Glockenspiel Percussion instrument

The glockenspiel is a percussion instrument composed of a set of tuned keys arranged in the fashion of the keyboard of a piano. In this way, it is similar to the xylophone, although the xylophone's bars are made of wood, while the glockenspiel's are metal plates or tubes, thus making it a metallophone. The glockenspiel, additionally, is usually smaller and, because of both its material and smaller size, higher in pitch.

A slide whistle is a wind instrument consisting of a fipple like a recorder's and a tube with a piston in it. Thus it has an air reed like some woodwinds, but varies the pitch with a slide. The construction is rather like a bicycle pump. Because the air column is cylindrical and open at one end and closed at the other, it overblows the third harmonic. "A whistle made out of a long tube with a slide at one end. An ascending and descending glissando is produced by moving the slide back and forth while blowing into the mouthpiece." "Tubular whistle with a plunger unit in its column, approximately 12 inches long. The pitch is changed by moving the slide plunger in and out, producing ascending and descending glisses."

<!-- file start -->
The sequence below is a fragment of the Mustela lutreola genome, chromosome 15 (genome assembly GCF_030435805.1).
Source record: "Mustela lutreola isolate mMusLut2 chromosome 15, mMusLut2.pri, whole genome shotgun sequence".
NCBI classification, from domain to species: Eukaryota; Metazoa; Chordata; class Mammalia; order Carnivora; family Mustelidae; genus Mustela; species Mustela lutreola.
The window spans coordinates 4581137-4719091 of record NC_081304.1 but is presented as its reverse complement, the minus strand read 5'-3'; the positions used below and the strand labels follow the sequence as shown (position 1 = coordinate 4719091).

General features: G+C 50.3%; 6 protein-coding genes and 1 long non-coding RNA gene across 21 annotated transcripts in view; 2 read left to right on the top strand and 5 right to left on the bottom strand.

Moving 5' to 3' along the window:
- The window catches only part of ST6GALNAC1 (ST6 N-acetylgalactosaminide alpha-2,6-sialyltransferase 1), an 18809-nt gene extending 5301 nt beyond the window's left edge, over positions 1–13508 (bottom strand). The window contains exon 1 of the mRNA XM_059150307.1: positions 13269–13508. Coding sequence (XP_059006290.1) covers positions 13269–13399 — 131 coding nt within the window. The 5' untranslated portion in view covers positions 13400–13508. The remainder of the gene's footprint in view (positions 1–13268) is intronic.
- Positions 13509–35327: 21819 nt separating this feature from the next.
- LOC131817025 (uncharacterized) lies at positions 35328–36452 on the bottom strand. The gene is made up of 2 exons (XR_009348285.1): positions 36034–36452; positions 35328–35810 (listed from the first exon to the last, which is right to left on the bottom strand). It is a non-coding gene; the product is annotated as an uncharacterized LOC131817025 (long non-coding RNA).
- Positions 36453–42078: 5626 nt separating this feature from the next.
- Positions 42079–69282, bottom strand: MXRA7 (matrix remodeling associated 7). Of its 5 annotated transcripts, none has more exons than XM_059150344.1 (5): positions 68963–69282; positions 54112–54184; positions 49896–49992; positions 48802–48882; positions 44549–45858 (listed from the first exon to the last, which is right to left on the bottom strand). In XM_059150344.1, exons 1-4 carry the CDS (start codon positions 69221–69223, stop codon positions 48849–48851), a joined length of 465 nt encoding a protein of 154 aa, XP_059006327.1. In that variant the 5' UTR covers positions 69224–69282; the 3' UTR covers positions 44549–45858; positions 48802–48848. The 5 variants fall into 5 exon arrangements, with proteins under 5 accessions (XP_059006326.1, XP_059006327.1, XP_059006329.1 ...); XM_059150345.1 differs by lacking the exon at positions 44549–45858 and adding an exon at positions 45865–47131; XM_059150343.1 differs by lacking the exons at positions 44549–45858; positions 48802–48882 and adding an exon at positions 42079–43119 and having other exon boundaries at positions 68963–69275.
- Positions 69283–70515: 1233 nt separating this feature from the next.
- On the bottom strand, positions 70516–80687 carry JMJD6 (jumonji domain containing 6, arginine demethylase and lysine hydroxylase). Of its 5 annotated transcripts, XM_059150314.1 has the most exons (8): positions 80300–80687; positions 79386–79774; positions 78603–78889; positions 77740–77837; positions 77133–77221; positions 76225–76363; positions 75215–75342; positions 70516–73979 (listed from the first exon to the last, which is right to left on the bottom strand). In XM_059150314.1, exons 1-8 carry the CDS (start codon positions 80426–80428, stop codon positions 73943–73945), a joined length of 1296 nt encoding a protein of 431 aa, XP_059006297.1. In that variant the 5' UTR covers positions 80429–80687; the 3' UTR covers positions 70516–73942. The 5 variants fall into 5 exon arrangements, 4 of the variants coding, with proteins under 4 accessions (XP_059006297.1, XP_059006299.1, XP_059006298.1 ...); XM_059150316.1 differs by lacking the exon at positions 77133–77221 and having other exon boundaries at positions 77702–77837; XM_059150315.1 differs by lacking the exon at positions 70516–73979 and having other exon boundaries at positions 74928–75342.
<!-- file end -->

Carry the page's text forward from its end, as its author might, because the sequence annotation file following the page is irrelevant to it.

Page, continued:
Timpani Large percussion musical instrument which produces a definite pitch

Timpani or kettledrums are musical instruments in the percussion family. A type of drum categorised as a hemispherical drum, they consist of a membrane called a head stretched over a large bowl traditionally made of copper. Most modern timpani are pedal timpani and can be tuned quickly and accurately to specific pitches by skilled players through the use of a movable foot-pedal. They are played by striking the head with a specialized drum stick called a timpani stick or timpani mallet. Timpani evolved from military drums to become a staple of the classical orchestra by the last third of the 18th century. Today, they are used in many types of ensembles, including concert bands, marching bands, orchestras, and even in some rock bands.

Extended technique Unorthodox methods of singing or of playing musical instruments

In music, extended technique is unconventional, unorthodox, or non-traditional methods of singing or of playing musical instruments employed to obtain unusual sounds or timbres.


The Rototom is a drum developed by Al Payson, Robert Grass, and Michael Colgrass that has no shell and is tuned by rotating. A rototom consists of a single head in a die-cast zinc or aluminum frame. Unlike most other drums, this type has a variable definite pitch. Composers are known to write for them as tuned instruments, demanding specific pitches. Rototoms are often used to extend the tom range of a standard drum kit. They were commercialized by the drumhead company Remo Inc., of North Hollywood, California.

Flexatone Modern percussion instrument